Our achievements have been appreciated but that should not allow us to sit on our laurels as our peers and the Council wants much more from us. Honorable Dr. Trilochan Mohapatra, Secretary DARE and DG, ICAR in his address emphasized that he expects best from the best institutes. We have to live up to his expectations, and the expectation of the farming community who are looking to us for new cost effective technologies for sustainable livelihood. We need to research new areas, which might not be our priorities before. Climate change is a reality and that would alter the water availability and quality scene beyond any ones expectations. For such issues we have to explore new linkages, invest in new infrastructure and update our human resources so that we have the best faculty and facilities. I am happy that many new colleagues have joined the institute. Both CSSRI and ICARl have great expectations from them, as their expertise and new thinking would be most crucial in meeting the new challenges. Number of co-ordinated centers in the management of salt affected soils and use of saline water scheme have been increased from 8 to 12 in 12th plan. I have jotted down some of the new initiatives that we need to pursue in the approved 12 plan. Some of our priorities are:

  • Strengthening the resource inventories on waterlogged salt affected soils and poor quality waters in relation to land use classification, and to document the potential use of salt affected soils and poor quality waters.

  • Reclamation and management of sodic soils of the Central and Eastern Gangetic Plains including alternative and management of areas adjoining to the water distribution systems.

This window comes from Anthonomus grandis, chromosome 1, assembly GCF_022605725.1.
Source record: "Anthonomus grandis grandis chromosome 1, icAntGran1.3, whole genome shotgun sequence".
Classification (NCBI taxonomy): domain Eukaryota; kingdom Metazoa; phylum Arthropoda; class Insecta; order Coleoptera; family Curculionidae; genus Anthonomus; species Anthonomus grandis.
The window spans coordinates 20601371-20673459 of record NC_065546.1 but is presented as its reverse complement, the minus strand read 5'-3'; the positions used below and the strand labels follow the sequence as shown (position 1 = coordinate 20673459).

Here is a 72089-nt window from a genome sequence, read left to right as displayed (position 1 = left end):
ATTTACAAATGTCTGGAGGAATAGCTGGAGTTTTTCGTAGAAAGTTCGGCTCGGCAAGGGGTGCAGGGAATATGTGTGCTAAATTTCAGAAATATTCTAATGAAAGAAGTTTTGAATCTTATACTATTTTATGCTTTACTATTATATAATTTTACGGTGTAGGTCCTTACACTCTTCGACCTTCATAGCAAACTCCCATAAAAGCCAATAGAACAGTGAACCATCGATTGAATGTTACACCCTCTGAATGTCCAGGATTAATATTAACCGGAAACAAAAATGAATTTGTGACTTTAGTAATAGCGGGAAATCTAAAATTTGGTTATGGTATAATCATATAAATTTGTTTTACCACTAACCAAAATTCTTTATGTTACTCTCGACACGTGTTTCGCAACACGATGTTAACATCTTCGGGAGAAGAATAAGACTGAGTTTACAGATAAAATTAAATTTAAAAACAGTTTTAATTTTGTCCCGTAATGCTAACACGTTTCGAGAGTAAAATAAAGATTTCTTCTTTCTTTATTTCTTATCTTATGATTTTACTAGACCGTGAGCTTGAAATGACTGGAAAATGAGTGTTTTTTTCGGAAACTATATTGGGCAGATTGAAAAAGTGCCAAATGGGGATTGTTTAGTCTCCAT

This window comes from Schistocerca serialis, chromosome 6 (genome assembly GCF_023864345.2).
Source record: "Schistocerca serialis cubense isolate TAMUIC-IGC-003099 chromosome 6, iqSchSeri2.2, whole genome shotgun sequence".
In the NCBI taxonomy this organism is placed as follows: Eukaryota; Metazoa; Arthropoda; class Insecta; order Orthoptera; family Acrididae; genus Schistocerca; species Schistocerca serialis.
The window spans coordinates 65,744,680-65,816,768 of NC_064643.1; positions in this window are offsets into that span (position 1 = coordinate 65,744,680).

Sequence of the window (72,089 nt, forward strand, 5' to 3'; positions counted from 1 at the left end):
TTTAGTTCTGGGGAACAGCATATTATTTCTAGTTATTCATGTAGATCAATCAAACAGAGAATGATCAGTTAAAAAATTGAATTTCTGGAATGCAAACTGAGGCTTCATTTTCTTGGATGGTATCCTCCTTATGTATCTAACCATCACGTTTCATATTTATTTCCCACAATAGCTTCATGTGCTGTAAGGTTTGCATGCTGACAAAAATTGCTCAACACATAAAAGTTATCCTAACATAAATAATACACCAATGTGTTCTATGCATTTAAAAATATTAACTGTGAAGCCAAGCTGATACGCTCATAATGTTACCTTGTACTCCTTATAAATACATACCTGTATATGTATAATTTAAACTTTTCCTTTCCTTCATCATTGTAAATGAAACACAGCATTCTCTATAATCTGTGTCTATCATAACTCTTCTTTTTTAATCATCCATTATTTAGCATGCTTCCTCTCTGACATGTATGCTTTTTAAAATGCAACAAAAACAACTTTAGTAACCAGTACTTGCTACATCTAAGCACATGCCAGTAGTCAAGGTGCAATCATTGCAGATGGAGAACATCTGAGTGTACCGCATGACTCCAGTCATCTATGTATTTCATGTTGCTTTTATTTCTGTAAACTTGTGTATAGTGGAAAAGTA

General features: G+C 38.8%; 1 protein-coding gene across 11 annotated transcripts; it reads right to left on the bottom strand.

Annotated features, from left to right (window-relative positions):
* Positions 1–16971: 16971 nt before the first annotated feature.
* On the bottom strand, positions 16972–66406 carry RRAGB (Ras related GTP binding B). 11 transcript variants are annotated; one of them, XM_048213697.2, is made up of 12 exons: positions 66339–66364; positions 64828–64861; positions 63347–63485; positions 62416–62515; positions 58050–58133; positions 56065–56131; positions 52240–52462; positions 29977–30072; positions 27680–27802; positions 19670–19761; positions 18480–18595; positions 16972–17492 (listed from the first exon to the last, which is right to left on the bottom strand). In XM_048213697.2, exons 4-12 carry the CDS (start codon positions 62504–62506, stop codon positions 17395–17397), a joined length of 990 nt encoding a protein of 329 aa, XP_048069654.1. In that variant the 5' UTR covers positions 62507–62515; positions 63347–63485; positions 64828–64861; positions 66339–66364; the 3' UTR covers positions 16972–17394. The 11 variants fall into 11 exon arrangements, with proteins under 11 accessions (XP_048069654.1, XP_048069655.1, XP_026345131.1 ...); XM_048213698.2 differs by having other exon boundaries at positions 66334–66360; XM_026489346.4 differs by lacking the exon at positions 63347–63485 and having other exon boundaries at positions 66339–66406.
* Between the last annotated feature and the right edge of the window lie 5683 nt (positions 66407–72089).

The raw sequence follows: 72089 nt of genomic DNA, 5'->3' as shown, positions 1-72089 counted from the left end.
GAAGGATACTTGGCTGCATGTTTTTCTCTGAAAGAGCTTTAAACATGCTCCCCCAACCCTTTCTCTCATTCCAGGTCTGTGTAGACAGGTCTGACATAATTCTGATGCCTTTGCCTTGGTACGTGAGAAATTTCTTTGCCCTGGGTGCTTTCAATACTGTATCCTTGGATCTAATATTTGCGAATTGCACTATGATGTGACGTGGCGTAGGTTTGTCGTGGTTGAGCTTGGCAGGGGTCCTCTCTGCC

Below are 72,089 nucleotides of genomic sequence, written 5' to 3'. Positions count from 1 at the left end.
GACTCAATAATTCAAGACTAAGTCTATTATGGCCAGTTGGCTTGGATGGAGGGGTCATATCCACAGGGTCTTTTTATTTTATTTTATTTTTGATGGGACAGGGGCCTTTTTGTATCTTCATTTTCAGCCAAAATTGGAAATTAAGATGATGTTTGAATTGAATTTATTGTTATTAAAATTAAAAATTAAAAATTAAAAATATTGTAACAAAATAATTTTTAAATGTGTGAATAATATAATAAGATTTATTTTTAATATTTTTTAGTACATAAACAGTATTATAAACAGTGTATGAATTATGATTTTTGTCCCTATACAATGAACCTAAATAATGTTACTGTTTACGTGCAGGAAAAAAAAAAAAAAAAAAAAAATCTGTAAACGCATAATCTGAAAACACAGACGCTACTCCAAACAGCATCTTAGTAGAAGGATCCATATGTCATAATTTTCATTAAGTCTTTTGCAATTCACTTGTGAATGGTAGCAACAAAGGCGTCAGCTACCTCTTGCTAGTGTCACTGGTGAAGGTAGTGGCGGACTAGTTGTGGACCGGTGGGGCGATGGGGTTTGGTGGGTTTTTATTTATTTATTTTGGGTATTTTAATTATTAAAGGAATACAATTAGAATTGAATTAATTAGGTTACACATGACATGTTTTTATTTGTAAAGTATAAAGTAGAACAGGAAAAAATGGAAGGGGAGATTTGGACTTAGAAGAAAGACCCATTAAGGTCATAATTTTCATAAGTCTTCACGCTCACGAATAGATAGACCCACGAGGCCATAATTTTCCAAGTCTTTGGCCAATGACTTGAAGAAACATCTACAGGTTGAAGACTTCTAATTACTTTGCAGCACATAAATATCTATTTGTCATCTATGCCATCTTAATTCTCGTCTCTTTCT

• Reclamation of rain fed salt affected soils
  • Bio-saline agro-forestry for fuel wood, bio-fuel and energy plantation.
  • Management of poor quality waters, including domestic, drainage and agro-industrial effluents including their bio and phyto-remediation technologies

  • Climate change and its impact on salinity/water logging and quality of groundwater
  • Crop improvement for salinity, alkalinity, water logging and toxic elements stresses through conventional and biotechnological approaches

  • Alternate land uses of salt affected soils specifically geared to growing of halophytes, medicinal, aromatic and spices. Growing and processing of sea weeds for national and international markets

  • With increasing consciousness on product quality, product quality researches needs strengthening.

  • Improved cropping systems for sustained livelihood of the coastal agricultural and fish farming communities.

  • New cost-effective reclamation technologies for salt affected Vertisols.

  • Reclamation of abandoned aqua ponds along the eastern coast
  • Technology transfer, impact assessment and human resource development. Transfer of technologies to low productivity environments should receive our attention since it is here we could make significant impact.

All of us are aware that funds, human resource and other infrastructure is limited. Therefore, we have to prioritize our activities with clear monitorable indices. We need to work as a multi-disciplinary team within the institute and even in a multi-institutional framework. Economic assessment of the technologies is of utmost importance as otherwise it would be remain an academic exercise and farmers would not accept the technology. We do not wish that our technologies should remain on the shelves of the institute. Taking a cue from the advice given by our Honourable DG, I have circulated a proposal to publish few success stories and best practices. I hope these publications would be brought out soon.

Finally, we are fortunate to have the blessings and foot prints of our peers that should help us in taking their vision forward. We should also embark upon the new path and chart out our own foot prints so that new generation of scientists could follow while traversing the complex and tedious path of managing degraded lands and water. On my part, I assure you my full support to any activity that you would like to pursue within the mandate of the institute.

(Dr. R.K Yadav)